excerpted from the book
by Frances Fox Piven
Disruptive movements are short-lived.
After a few years they pass as politicians mount rollback initiatives
when the pressure is off and they're able to do it. New state
constitutions stripped away hard-won abolitionist reforms. Labor
rights underwent a gradual erosion after peaking in the 1930s.
Union membership declined from a post-war 34.7% high. It was 16.8%
after the Reagan era and is currently around 12% overall today
but only 7.4% in the private sector.
Social gains have also eroded, and now
have Democrats as much against them as Republicans. Why so is
the question? It's because protest movements lose their energy
when the reasons causing them subside. Further, it's because internal
movement dynamics are hard to sustain. They wane from exhaustion.
Exhilaration can't last forever. In addition, defiance entails
costs and sacrifice. Strikers lose wages. Workers get fired. Plants
relocate, and governments support business and sometimes with
Protests also fade when gains are won.
They always fall short and yet fail to embolden more action. Movement
leaders also get co-opted, become more conciliatory to management,
get more enmeshed in party politics, and sometimes run for office
at federal, state or local levels. Dissensus has its limits. Inevitably,
gains come at the expense of concessions, the movement runs out
of energy, disruption ebbs, and hard-won reforms get rolled back.
Nonetheless, these are glorious times in our history, momentous
advances get achieved, and the lesson is that at other times for
other reasons it can happen again.
People in large numbers and with enough
will have enormous power provided they use it. Nonetheless, it's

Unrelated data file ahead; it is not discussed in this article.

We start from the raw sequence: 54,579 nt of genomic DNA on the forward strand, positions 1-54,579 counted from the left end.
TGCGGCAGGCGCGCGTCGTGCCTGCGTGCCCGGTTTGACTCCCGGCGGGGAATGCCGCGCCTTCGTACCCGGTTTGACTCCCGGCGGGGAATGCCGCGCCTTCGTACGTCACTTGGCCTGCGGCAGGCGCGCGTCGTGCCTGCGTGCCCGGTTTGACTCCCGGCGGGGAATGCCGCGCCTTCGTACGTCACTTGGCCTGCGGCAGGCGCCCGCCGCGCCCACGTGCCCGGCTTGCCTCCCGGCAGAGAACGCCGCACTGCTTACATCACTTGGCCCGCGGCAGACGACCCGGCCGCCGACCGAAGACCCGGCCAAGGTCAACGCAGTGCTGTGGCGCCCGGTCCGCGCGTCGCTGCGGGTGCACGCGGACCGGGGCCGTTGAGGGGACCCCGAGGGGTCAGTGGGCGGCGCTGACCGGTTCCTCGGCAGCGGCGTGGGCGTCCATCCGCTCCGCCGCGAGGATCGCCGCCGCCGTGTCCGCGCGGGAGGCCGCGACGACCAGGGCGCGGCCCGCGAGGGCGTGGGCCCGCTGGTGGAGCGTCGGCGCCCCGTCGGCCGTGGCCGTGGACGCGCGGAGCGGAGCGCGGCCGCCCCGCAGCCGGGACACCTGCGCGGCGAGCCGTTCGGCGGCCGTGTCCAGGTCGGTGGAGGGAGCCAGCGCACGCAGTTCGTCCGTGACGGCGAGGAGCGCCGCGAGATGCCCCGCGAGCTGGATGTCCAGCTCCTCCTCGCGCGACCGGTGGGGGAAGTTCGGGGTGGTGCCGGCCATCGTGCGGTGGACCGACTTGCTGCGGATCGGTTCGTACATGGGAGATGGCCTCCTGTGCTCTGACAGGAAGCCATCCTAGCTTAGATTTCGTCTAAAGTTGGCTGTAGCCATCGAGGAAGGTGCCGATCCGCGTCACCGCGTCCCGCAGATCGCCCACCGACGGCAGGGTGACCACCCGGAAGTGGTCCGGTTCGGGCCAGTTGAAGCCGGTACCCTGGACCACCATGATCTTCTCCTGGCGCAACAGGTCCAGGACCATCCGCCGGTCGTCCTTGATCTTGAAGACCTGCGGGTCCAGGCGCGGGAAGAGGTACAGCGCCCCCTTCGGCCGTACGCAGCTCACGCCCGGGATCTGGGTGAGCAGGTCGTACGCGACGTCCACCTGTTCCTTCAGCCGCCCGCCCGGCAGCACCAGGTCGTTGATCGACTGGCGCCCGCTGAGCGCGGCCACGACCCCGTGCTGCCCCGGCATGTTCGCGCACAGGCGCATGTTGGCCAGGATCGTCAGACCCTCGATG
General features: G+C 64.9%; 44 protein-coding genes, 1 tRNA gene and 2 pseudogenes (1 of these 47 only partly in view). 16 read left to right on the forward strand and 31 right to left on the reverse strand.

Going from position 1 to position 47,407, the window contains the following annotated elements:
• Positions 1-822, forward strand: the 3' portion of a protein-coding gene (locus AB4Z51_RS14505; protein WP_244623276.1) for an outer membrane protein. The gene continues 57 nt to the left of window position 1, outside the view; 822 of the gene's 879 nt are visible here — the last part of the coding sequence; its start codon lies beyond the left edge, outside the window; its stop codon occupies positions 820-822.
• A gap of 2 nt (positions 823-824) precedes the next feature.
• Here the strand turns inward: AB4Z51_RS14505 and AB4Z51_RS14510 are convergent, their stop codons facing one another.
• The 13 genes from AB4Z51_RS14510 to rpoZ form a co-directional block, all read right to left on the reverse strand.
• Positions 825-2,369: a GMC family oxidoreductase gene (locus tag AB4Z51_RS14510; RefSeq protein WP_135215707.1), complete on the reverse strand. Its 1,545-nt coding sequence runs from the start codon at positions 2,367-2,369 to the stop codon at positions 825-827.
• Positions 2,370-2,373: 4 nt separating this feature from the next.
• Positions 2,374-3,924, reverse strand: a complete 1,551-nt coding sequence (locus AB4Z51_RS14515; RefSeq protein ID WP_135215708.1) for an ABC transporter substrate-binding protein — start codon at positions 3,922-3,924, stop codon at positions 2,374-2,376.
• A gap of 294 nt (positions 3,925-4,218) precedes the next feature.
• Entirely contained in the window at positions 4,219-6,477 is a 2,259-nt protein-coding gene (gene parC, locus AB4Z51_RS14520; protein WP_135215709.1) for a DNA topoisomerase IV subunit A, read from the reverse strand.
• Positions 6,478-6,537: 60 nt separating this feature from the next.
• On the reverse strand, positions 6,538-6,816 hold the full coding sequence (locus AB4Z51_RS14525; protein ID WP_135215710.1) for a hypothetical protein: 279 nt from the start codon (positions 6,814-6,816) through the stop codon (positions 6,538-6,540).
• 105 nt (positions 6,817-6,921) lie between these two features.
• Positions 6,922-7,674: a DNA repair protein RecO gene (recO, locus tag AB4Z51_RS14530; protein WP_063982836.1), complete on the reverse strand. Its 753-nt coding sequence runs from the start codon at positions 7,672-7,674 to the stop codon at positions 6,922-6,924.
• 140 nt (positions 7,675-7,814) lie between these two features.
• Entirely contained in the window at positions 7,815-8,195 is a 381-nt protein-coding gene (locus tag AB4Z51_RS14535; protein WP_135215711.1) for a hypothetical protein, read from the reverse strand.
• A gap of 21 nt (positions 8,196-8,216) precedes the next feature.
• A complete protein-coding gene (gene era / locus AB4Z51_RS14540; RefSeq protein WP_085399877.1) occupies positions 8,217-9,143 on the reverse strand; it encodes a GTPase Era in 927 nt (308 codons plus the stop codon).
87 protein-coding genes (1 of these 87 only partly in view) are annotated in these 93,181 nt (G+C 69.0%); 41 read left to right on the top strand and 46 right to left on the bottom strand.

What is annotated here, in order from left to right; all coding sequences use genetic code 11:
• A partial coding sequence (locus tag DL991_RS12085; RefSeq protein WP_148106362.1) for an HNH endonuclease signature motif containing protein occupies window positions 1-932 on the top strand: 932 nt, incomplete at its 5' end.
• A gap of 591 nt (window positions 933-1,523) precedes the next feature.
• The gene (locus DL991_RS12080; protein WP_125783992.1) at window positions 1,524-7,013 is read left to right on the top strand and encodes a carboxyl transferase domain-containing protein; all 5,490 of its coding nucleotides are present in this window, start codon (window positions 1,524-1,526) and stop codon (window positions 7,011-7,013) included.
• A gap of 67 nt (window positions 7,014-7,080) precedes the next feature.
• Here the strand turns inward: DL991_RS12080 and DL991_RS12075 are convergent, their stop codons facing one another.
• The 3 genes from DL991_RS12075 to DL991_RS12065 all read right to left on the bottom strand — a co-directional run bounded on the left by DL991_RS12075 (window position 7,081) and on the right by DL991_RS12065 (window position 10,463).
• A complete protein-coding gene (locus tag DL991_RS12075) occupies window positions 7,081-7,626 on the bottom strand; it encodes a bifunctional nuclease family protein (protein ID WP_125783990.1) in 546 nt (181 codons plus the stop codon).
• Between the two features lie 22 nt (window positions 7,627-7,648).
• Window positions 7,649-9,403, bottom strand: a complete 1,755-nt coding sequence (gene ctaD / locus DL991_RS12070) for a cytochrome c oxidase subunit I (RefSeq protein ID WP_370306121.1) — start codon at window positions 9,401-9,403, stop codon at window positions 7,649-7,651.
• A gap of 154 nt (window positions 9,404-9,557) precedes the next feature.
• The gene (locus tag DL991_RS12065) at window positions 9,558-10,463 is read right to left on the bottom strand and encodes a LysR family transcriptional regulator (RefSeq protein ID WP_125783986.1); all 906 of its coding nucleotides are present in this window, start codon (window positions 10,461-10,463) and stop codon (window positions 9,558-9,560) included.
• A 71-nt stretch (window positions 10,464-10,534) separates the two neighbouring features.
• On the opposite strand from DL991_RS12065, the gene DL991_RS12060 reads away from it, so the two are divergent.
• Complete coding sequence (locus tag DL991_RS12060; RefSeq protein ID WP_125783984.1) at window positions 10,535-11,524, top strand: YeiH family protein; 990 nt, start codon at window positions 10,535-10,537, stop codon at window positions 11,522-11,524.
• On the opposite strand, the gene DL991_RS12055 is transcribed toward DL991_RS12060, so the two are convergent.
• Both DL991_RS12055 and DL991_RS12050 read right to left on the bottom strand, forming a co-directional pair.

disconcerting that the Constitution was designed as a conservative
document to protect what Michael Parenti calls "a rising
bourgeoisie('s)" freedom to "invest, speculate, trade,
and accumulate," and to assure that (as John Jay believed)
"The people who own the country (ought) to run it."
After Reconstruction, Abolitionists lost
out as well. Southern states regrouped, enacted new laws, and
curbed the rights of newly freed blacks. The old planter class
was gone but not its mentality. A new capitalist planter class
replaced it, many from the North, and it proved easy for them
to devise new ways to exploit cheap, vulnerable black labor.
The Supreme Court went along much the
way it does today. In a number of decisions, it rolled back civil
rights gains, including enough of the Fourteenth Amendment to
restore near-total white supremacy in the South. Its 1896 "separate
but equal" Plessy ruling added insult to its 1857 Dred Scott
support for slavery.
Post-war, blacks were nominally free but
light years from equality, and southern states intended to keep
it that way. Property tests, poll taxes and literacy qualifications
were imposed to enforce disenfranchisement. Jim Crow laws multiplied
and lynchings became a way of life. Washington was dismissive.
Labor also lost out in the post-New Deal
years. What the NLRA gave, Taft-Hartley and other regressive laws
took back. Labor got progressively weaker, its leadership became